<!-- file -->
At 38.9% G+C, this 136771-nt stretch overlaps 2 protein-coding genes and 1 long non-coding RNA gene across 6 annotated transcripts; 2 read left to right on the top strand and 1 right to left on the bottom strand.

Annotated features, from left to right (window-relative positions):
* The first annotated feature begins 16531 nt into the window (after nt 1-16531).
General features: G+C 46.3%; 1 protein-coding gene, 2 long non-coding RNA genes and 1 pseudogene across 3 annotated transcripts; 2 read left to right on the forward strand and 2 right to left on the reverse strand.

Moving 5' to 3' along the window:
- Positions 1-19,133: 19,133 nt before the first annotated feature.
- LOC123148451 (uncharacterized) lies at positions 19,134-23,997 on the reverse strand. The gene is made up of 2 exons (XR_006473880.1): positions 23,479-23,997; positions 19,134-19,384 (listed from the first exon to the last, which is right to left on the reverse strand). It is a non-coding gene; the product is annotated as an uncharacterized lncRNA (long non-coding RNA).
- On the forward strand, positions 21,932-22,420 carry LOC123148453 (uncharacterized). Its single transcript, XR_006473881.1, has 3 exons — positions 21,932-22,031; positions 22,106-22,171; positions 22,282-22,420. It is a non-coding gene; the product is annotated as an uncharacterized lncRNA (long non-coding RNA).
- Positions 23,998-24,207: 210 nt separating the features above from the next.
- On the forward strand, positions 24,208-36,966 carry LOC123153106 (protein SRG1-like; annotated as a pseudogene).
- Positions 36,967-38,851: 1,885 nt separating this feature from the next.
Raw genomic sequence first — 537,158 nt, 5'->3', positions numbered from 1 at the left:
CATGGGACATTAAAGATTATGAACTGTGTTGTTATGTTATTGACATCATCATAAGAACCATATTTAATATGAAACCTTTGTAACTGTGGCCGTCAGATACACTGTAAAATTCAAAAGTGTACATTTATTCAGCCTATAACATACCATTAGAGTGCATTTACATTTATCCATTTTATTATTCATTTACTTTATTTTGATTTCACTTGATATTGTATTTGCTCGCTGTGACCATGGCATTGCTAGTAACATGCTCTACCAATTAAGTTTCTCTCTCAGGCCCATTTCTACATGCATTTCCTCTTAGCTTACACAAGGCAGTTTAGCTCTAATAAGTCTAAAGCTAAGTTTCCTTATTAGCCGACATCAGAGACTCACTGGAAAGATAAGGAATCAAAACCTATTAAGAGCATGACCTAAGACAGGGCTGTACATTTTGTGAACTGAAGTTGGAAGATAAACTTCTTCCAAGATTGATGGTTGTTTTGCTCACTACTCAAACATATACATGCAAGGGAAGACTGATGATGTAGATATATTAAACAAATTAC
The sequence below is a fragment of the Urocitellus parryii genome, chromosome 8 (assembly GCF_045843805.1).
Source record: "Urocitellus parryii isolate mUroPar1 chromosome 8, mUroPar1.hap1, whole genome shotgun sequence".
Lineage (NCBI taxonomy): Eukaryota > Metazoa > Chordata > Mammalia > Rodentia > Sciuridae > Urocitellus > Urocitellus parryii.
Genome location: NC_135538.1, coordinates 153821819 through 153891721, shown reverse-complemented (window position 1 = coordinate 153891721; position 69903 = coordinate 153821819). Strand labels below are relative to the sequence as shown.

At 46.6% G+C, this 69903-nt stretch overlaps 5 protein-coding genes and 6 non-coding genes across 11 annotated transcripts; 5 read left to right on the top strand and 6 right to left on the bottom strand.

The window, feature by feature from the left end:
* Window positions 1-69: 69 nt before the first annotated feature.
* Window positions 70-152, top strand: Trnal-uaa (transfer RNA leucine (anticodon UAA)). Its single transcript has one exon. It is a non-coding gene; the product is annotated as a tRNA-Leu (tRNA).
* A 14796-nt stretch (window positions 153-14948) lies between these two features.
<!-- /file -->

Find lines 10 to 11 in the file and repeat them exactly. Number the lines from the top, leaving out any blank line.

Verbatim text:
- On the forward strand, positions 24,208-36,966 carry LOC123153106 (protein SRG1-like; annotated as a pseudogene).
- Positions 36,967-38,851: 1,885 nt separating this feature from the next.